Rotating Question Curious About Astronomy? Ask an Astronomer

What do a galaxy's colors mean? Are they its true colors?

Why are galaxies the colors that they are, like when we see them through telescopes they are blue, white, red, sometimes purple or a mixture of colors. Would those be their true colors?

Here are a few colors you might see in galaxy images, and what they're usually caused by:

Blue: a region with many young stars. High-mass stars live fast and die young, using fuel at a high rate to maintain high temperatures. This causes them to emit hot radiation, which is blueish (google "blackbody radiation" to find out why).

Red: a region of old stars. The high-mass stars have swollen and cooled, and the low-mass stars were never hot to begin with, so they both emit cool radiation, which is reddish.

patches of red\pink: a so-called HII ("H-two") region. This is a cloud of ionized hydrogen (a cloud of free protons and electrons). When a proton captures an electron, it can give off light of various wavelengths as the electron hops down through energy levels. One particular hop, which is pretty common, emits red light, causing the HII region to appear reddish. HII regions are ionized in the first place by ultraviolet radiation from hot stars, so they indicate star-forming regions.

These are just a few features that happen to fall in the visible wavelength range; looking at radiation in the radio, infrared, ultraviolet, x-ray, and gamma ray wavelength regions can reveal many more galactic characteristics.

There is some alteration of the color before it is collected. Dust can make the image redder than it would be without dust. This happens because high-frequency (blue) light is more easily scattered by the dust than low-frequency (red) light. The color of a few galaxies is affected by distance; an extremely distant galaxy has a high recessional velocity due to the expansion of the universe, which causes its light to be shifted toward the red (google "relativistic Doppler shift"). Most galaxies distant enough for this to have a noticable effect on the color of an image are very faint. The exceptions are known as "quasars", and they produce so much radiation that they can be seen despite their extreme distance. In quasars the shift is so large that the light that we see wasn't even in the visible range when it was emitted.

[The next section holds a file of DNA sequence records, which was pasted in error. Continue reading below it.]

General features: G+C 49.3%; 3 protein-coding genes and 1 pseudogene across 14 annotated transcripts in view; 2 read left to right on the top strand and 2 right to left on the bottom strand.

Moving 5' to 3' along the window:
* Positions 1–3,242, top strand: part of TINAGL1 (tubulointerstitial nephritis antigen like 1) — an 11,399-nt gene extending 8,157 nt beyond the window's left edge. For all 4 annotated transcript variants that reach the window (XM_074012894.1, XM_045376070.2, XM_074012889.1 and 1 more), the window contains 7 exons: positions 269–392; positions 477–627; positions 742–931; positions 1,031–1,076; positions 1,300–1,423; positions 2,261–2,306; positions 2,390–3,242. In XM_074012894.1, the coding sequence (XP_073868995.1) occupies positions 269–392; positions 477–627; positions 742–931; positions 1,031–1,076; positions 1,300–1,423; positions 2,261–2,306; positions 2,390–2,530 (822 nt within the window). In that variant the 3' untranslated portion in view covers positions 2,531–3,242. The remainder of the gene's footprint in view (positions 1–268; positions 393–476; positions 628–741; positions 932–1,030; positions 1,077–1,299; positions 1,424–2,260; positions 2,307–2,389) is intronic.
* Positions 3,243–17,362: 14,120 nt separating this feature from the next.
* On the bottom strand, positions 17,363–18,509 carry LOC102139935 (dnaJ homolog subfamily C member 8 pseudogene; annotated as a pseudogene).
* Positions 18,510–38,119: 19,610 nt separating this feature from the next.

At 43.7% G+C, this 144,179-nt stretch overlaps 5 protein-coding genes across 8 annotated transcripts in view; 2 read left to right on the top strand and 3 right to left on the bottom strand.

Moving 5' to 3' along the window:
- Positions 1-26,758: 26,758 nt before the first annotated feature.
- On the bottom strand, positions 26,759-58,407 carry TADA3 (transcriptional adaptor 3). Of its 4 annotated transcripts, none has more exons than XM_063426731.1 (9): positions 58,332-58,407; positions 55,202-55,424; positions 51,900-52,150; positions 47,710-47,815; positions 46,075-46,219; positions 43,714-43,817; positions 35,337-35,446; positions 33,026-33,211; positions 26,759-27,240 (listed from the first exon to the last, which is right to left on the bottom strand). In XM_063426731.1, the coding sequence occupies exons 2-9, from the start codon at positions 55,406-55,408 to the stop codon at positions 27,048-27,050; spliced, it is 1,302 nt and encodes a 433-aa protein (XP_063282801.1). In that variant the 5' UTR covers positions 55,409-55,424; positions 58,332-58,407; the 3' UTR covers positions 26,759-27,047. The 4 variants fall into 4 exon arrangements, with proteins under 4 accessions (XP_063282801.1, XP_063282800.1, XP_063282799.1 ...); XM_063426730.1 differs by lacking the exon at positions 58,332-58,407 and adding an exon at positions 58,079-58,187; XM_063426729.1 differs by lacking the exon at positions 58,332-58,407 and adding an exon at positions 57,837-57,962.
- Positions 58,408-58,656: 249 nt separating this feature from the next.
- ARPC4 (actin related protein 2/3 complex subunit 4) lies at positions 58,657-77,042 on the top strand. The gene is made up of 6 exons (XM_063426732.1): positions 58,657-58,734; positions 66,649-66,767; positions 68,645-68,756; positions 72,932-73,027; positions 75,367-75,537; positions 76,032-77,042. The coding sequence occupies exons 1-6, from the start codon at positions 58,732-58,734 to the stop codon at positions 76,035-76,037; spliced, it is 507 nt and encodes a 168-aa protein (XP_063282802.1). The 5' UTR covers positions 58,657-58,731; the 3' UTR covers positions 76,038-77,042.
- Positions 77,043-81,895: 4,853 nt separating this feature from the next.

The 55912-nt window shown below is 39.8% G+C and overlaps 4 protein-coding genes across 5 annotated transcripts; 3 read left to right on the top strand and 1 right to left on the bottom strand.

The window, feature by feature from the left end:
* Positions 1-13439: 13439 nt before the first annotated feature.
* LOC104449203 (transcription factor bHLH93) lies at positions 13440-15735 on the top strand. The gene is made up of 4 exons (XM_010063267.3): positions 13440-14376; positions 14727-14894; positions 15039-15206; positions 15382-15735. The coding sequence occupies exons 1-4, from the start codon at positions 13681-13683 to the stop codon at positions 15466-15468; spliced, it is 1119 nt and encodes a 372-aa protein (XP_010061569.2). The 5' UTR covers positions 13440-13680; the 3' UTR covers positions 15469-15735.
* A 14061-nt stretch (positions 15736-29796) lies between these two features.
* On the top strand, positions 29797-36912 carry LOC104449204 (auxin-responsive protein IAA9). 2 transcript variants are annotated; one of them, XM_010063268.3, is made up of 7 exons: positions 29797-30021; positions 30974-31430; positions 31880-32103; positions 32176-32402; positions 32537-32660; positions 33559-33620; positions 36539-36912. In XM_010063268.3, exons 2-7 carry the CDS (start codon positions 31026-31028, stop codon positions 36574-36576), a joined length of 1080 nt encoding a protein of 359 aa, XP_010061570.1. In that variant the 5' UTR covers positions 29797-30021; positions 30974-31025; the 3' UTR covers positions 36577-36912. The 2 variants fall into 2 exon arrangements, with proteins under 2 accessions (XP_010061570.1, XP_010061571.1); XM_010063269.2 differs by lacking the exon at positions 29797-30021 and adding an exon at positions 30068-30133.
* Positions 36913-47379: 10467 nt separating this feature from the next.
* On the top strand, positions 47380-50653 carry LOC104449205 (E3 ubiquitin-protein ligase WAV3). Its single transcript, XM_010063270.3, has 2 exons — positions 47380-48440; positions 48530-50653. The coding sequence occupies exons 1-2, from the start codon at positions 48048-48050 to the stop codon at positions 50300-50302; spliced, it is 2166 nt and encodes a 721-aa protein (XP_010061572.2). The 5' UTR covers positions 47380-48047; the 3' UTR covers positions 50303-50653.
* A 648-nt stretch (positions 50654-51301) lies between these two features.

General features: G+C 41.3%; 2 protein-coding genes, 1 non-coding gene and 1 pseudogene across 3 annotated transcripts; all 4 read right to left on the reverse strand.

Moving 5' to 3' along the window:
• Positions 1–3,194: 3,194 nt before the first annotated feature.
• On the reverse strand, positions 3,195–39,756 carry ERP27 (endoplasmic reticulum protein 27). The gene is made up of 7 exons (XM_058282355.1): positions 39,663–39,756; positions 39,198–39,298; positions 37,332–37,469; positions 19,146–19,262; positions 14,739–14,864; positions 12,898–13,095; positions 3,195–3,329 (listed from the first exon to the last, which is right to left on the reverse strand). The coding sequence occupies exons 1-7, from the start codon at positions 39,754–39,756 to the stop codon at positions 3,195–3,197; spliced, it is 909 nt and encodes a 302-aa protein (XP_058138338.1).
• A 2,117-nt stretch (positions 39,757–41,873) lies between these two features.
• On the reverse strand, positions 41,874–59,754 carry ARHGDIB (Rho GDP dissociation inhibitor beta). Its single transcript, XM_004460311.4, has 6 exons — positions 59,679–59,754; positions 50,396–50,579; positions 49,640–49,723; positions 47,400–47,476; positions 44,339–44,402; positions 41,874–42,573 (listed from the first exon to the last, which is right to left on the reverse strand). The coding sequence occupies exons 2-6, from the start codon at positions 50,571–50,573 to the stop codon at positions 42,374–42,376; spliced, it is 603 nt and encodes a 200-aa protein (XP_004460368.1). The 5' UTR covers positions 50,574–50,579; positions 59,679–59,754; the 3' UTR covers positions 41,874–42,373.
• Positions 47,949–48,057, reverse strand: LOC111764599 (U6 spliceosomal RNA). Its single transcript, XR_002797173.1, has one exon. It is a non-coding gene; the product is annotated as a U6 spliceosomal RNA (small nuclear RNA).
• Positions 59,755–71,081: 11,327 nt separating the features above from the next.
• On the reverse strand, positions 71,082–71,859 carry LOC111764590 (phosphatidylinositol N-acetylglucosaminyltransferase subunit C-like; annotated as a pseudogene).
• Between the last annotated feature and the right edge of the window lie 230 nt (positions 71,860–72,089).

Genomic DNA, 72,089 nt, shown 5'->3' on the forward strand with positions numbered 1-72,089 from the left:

By the way, whenever you look at an astronomical image, you need to check that the colors represent visible colors. Often astronomers will take images in wavelengths that are not visible to the eye, and then use colors to represent various wavelength bands.

August 2003, Sara Slater (more by Sara Slater) (Like this Answer)

Still Curious?

Get More 'Curious?' with Our New PODCAST:

Related questions:

More questions about Stargazing: Previous | Next

More questions about Galaxies: Previous | Next

How to ask a question:

If you have a follow-up question concerning the above subject, submit it here. If you have a question about another area of astronomy, find the topic you're interested in from the archive on our site menu, or go here for help.

Table 'curious.Referrers' doesn't existTable 'curious.Referrers' doesn't exist

URL: http://curious.astro.cornell.edu/question.php?number=566
This page has been accessed 50537 times since August 28, 2003.
Last modified: December 2, 2003 3:36:29 PM

Legal questions? See our copyright, disclaimer and privacy policy.
Ask an Astronomer is hosted by the Astronomy Department at Cornell University and is produced with PHP and MySQL.

Warning: Your browser is misbehaving! This page might look ugly. (Details)